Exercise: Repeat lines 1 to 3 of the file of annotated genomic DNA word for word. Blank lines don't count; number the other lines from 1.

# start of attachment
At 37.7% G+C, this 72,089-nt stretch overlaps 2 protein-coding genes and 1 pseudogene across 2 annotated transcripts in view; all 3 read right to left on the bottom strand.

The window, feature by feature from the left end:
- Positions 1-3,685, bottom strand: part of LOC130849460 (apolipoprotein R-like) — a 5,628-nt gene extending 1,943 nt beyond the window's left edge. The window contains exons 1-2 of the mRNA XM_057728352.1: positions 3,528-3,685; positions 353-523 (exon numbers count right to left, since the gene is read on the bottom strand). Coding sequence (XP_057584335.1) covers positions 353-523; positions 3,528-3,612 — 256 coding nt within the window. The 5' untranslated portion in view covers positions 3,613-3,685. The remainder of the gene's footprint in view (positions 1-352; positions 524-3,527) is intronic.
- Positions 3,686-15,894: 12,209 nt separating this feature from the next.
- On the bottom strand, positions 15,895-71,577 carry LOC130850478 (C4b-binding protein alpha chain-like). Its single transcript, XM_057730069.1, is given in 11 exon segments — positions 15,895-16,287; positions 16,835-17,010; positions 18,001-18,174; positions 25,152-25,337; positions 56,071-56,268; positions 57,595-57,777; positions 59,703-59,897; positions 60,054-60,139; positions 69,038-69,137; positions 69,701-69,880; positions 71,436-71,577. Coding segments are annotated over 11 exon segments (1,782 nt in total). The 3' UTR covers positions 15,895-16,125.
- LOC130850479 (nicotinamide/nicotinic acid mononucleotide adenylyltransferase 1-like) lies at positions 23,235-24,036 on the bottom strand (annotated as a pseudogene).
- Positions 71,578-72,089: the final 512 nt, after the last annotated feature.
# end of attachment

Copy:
At 37.7% G+C, this 72,089-nt stretch overlaps 2 protein-coding genes and 1 pseudogene across 2 annotated transcripts in view; all 3 read right to left on the bottom strand.

The window, feature by feature from the left end:
- Positions 1-3,685, bottom strand: part of LOC130849460 (apolipoprotein R-like) — a 5,628-nt gene extending 1,943 nt beyond the window's left edge. The window contains exons 1-2 of the mRNA XM_057728352.1: positions 3,528-3,685; positions 353-523 (exon numbers count right to left, since the gene is read on the bottom strand). Coding sequence (XP_057584335.1) covers positions 353-523; positions 3,528-3,612 — 256 coding nt within the window. The 5' untranslated portion in view covers positions 3,613-3,685. The remainder of the gene's footprint in view (positions 1-352; positions 524-3,527) is intronic.